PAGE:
2) Describe five typical responsibilities of a project sponsor?
    Project sponsorship is an active senior management role responsible for identifying the business need or problem of opportunity. A key responsibility of the sponsor is to direct the project with the benefits in mind, whilst a project manager directs a projects with delivery in mind. The sponsor ensures the project remains a viable proposition and that benefits are realised, resolving issues outside the control of the project manager and the responsibilities of the sponsor may be identified as follows;
    1. The sponsor would chair steering group committee meetings which would provide delegated authority to the sponsor, making sure that the group is kept up to date on progress made, making them aware of future potential risks or issues.
    2. The sponsor will manage the risks on the project and may need to ensure that key risks are closed out and resolved at concept stage before proceeding to the definition and implementation phase; an example here would be the issue of the potential closure of the Saudi border with Qatar as a result of political influences outside of the projects control – this would have a major impact on the delivery of construction materials etc. into Qatar.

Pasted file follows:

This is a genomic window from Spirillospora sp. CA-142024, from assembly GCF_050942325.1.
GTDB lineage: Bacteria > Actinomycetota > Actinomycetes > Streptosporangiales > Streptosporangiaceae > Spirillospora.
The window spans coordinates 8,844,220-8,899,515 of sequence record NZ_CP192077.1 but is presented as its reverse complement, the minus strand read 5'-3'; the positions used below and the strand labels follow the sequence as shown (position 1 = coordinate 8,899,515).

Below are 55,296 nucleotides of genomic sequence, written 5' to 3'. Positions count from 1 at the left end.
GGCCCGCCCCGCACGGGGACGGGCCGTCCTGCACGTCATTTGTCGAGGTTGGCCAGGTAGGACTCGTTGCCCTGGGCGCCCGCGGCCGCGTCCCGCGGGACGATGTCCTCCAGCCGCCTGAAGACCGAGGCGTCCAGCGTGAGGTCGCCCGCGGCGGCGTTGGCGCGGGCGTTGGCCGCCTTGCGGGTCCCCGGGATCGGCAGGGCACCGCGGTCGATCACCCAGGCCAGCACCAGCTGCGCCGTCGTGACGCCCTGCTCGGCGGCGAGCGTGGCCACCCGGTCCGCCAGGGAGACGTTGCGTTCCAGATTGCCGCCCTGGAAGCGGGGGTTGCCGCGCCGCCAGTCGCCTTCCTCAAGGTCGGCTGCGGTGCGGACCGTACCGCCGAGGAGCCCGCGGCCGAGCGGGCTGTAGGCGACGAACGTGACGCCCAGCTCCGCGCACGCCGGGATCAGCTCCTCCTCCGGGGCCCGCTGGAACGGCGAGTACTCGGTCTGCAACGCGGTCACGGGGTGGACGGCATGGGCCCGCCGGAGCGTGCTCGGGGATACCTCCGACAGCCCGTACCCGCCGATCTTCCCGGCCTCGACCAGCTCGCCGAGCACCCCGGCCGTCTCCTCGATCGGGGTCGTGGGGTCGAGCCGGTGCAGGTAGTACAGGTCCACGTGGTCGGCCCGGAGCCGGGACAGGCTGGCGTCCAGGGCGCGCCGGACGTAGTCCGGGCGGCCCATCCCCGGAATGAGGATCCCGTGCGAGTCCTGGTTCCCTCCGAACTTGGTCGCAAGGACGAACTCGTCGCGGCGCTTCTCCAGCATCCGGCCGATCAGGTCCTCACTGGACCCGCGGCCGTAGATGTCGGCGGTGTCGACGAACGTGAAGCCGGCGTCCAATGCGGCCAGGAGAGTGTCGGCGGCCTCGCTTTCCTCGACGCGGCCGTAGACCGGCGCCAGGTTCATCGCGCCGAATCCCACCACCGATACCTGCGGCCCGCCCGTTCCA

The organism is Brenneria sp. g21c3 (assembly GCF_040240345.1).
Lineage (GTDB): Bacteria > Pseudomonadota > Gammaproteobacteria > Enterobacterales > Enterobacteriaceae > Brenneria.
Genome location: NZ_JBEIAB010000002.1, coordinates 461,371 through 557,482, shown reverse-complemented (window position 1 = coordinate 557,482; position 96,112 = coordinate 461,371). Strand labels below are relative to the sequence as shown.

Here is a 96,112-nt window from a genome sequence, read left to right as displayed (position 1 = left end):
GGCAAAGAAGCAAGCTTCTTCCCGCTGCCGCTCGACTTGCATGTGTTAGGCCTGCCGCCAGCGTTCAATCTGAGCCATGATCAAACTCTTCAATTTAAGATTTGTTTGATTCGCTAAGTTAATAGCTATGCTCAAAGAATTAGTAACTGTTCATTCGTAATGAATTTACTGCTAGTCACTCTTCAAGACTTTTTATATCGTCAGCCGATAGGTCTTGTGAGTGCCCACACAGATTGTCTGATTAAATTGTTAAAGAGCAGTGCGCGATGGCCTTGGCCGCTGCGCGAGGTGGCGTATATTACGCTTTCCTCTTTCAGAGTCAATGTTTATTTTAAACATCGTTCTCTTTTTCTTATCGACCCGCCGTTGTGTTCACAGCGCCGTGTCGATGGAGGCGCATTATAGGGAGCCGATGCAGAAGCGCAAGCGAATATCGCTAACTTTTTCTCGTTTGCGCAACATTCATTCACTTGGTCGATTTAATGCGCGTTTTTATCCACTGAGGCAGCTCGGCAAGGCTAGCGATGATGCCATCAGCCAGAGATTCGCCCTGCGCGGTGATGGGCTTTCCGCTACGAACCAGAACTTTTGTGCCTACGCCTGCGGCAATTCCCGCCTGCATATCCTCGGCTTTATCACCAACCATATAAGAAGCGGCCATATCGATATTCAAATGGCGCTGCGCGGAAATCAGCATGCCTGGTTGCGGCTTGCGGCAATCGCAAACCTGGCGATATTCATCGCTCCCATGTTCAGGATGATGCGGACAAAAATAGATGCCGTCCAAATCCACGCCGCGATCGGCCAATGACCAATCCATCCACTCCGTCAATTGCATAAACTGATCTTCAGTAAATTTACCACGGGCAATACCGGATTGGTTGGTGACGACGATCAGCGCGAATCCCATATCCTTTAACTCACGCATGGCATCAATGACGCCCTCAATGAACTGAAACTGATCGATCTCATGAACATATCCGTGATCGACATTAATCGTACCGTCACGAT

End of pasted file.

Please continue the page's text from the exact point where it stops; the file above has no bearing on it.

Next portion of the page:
3. The sponsor will assist the project manager in managing the stakeholders. Generally the project manager will not have the authority to deal directly with stakeholders e.g. journalists for instance and must defer to the sponsor for advice, guidance and support.
    4. The sponsor signs off and approves the project management plan (PMP), a document which represents a contract between the sponsor and the project manager, describing exactly what is needed and wanted in response to the needs of the business case.
    5. The sponsor is extremely benefits driven and will ensure that the appropriate actions will be taken in order for a successful outcome to be achieved. These benefits must be properly managed throughout the lifecycle so as to support their realisation into the business.

  17. Student says:

    Q. 1 List and describe five functions that a project office can perform?
    The project office performs five functions – assurance of the project manager and teams; administrative support and guidance; collection, analysis and reporting of project information; location of expert resources in project management fields; and continuous improvement.